The House passed its second bill this week to strengthen gun background checks, in the biggest gun control push Congress has made in more than 20 years.
The Democratic-held chamber approved a plan Thursday to extend the background check review period to 10 days from three days. It passed in a 228-198 vote, as three Republicans backed it. A day earlier, the House cleared a measure to require checks for all firearms sales, including those purchased online and at gun shows.
President Donald Trump has promised to veto both proposals, arguing they would restrict the rights of gun owners. The legislation is unlikely to get through the GOP-controlled Senate.
Though the proposals may not become law, they mark the most significant congressional movement on gun control since lawmakers passed an assault weapons ban in 1994. That law eventually expired.
House Speaker Nancy Pelosi and the Democratic caucus pledged to take steps to address gun violence when they took control of the chamber in January for the first time in eight years. They have in part cited a string of prominent mass shootings around the country.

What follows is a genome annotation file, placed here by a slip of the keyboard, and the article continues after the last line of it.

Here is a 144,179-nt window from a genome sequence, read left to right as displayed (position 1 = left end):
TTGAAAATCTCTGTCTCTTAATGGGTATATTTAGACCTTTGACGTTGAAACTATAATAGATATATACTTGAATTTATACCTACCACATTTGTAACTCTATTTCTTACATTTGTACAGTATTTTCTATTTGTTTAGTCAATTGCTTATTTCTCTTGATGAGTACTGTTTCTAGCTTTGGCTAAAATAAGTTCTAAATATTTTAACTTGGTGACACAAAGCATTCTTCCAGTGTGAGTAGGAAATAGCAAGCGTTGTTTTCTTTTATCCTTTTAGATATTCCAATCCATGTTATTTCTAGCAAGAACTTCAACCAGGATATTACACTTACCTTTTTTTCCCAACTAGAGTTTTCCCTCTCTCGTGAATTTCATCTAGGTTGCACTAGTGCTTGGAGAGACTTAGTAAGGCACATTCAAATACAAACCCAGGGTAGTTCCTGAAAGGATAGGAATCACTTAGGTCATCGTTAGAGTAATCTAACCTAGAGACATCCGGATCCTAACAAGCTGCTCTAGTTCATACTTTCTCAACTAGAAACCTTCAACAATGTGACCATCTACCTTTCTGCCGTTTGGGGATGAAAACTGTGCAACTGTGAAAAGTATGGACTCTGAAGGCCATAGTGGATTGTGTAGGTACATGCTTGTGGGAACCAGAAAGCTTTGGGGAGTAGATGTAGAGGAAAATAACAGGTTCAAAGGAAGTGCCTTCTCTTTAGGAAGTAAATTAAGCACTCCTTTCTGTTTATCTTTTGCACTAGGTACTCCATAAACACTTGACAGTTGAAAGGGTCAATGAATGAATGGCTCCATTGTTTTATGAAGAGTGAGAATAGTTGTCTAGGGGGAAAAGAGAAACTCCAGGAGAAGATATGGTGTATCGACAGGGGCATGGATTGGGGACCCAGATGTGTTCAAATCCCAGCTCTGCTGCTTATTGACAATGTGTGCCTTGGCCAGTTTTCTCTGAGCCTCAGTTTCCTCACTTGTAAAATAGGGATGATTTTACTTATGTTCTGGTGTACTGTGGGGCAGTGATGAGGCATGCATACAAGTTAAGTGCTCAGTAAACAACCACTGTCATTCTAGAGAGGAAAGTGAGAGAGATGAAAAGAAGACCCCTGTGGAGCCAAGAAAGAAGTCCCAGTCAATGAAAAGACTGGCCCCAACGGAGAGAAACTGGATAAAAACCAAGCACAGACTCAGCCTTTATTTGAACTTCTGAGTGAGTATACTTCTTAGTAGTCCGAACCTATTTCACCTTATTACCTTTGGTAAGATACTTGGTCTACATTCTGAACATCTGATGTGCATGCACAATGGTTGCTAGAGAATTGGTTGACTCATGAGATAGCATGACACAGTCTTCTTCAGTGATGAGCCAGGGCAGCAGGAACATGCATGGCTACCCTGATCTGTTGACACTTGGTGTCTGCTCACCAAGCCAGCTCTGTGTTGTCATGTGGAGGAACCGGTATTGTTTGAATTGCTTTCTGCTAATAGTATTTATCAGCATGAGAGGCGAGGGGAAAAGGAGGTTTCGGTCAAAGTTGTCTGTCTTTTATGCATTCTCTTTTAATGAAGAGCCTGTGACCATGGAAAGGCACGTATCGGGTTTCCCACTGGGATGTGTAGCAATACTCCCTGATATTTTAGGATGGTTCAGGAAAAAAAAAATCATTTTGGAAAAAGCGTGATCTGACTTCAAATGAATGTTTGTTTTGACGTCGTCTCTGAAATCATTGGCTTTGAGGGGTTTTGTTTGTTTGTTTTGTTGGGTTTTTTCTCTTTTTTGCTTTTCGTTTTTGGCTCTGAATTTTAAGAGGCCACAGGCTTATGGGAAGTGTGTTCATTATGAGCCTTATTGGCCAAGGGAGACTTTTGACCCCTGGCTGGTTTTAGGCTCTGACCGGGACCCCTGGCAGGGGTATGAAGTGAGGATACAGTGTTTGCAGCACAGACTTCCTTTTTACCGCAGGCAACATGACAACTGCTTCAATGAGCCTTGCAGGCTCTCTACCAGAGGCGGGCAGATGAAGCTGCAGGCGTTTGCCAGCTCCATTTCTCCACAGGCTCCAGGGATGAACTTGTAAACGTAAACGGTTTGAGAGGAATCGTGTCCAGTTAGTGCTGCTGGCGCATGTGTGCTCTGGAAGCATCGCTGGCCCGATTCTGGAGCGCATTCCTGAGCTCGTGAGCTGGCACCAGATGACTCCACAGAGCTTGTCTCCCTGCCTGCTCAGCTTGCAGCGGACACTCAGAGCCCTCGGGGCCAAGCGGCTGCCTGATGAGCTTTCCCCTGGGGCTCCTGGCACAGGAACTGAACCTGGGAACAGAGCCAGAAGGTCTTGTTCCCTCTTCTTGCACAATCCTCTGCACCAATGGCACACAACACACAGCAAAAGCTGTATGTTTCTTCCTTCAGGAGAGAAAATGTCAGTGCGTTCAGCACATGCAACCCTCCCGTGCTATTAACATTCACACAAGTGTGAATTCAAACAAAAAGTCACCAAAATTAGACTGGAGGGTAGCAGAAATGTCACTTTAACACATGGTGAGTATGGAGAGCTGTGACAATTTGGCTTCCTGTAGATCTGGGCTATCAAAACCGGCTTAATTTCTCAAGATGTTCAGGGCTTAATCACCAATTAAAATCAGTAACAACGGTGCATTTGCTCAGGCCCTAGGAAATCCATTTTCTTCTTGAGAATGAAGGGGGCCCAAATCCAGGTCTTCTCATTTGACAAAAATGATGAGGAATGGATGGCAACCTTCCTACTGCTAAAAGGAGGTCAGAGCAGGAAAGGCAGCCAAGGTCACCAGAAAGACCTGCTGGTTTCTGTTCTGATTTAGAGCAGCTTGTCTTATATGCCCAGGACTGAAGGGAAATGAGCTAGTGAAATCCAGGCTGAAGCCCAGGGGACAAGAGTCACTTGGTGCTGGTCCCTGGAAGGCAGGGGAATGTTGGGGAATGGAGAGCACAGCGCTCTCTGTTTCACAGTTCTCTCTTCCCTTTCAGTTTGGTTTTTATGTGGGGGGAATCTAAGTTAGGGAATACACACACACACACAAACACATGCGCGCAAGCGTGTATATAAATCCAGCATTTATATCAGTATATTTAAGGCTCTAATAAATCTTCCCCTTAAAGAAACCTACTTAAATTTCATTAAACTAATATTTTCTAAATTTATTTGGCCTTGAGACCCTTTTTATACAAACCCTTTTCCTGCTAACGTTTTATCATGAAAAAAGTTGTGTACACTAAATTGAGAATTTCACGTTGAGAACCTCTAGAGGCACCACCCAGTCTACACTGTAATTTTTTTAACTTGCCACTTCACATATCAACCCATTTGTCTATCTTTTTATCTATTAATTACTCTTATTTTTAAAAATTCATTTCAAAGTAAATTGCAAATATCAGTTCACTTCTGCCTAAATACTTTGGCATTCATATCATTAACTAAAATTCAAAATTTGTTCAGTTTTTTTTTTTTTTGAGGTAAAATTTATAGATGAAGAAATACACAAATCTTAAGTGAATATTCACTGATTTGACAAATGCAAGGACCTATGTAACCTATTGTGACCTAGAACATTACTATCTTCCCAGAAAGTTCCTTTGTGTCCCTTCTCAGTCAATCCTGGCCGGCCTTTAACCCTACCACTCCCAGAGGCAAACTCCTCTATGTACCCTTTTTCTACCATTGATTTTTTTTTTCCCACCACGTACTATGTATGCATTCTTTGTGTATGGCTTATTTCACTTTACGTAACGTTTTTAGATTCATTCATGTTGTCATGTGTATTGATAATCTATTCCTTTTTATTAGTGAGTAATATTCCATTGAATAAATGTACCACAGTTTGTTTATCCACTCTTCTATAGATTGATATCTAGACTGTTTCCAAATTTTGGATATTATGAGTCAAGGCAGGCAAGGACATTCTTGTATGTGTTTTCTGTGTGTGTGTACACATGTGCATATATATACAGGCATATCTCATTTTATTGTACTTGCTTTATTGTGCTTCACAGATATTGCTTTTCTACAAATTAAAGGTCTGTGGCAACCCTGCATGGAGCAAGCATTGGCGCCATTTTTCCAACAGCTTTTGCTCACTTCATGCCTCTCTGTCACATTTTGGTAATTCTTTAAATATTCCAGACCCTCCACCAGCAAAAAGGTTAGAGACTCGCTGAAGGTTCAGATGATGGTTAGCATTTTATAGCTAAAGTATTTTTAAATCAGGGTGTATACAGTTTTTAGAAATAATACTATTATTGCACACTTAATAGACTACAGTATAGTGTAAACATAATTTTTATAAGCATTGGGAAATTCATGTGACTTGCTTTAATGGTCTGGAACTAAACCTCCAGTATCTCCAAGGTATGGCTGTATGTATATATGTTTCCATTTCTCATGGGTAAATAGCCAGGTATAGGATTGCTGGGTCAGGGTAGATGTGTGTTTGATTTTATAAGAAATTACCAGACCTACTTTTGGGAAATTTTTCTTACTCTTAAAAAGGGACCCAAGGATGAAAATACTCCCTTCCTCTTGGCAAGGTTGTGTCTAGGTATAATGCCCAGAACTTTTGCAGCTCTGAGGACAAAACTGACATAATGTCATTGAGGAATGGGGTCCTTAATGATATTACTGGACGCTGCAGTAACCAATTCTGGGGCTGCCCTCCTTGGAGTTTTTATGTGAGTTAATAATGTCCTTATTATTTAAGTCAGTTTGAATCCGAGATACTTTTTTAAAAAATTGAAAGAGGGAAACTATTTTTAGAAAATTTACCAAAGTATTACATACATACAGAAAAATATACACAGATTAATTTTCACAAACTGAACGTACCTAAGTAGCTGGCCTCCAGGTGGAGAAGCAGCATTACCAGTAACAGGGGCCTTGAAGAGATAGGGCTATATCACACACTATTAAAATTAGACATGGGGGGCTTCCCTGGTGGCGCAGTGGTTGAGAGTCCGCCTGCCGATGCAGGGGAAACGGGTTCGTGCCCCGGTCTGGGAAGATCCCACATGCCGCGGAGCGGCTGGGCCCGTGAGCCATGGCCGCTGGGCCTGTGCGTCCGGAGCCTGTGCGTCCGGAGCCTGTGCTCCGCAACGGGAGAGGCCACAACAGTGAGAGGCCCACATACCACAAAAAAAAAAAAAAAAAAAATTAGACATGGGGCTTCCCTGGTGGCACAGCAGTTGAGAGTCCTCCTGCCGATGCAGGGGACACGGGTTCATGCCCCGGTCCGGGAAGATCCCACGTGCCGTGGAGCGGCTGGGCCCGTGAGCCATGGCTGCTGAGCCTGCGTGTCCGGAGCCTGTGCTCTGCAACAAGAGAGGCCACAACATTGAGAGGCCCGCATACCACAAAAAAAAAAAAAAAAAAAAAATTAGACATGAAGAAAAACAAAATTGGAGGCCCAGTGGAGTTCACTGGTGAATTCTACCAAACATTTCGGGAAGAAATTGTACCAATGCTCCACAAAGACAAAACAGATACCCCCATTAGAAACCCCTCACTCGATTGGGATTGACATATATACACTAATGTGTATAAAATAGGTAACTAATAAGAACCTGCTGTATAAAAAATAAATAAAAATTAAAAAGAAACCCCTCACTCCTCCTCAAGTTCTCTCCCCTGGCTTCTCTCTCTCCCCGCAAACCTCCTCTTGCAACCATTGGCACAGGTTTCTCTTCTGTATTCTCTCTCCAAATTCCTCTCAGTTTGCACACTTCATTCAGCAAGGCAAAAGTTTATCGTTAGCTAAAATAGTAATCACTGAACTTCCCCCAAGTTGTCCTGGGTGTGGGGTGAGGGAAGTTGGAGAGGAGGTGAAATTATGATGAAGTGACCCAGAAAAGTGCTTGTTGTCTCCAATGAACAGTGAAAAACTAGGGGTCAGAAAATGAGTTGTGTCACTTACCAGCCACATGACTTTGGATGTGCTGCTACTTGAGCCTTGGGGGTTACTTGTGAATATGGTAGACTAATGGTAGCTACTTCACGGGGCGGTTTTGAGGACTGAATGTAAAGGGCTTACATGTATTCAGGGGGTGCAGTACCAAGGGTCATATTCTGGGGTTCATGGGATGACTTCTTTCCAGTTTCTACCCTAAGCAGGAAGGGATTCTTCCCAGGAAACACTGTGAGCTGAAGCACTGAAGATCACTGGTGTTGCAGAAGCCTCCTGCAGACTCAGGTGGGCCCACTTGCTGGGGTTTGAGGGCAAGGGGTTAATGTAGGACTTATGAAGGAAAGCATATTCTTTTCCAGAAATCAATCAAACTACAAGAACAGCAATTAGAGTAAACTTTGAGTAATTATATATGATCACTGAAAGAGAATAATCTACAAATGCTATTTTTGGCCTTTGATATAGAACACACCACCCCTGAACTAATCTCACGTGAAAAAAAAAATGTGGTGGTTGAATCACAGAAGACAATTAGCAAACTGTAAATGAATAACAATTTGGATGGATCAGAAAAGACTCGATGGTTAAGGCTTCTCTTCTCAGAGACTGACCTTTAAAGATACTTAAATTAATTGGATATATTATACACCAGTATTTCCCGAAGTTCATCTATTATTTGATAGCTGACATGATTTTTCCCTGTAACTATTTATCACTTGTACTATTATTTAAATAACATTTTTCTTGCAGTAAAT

They were bolstered in part by several candidates who featured gun control prominently in their campaigns winning swing GOP-held House districts in November's midterms.
Public opinion in the U.S. has moved in favor incremental gun control steps. Last month, a Quinnipiac University survey found 92 percent of Americans say they favor background checks for all gun sales.
Democrats said the bill approved Thursday would close the so-called Charleston loophole. The shooter who massacred nine black parishioners in a South Carolina church in 2015 was able to buy a gun when the FBI did not finish his background check within the three-day period.
House Majority Whip James Clyburn, D-S.C., pushed for the proposal passed Thursday. He represents large parts of Charleston.
The White House argues the bills would put an unnecessary burden on gun owners. Some Democrats have accused Trump of hypocrisy after he said he would be "very strong on background checks" after the shooting deaths of 17 students and staff members at a Florida high school last year.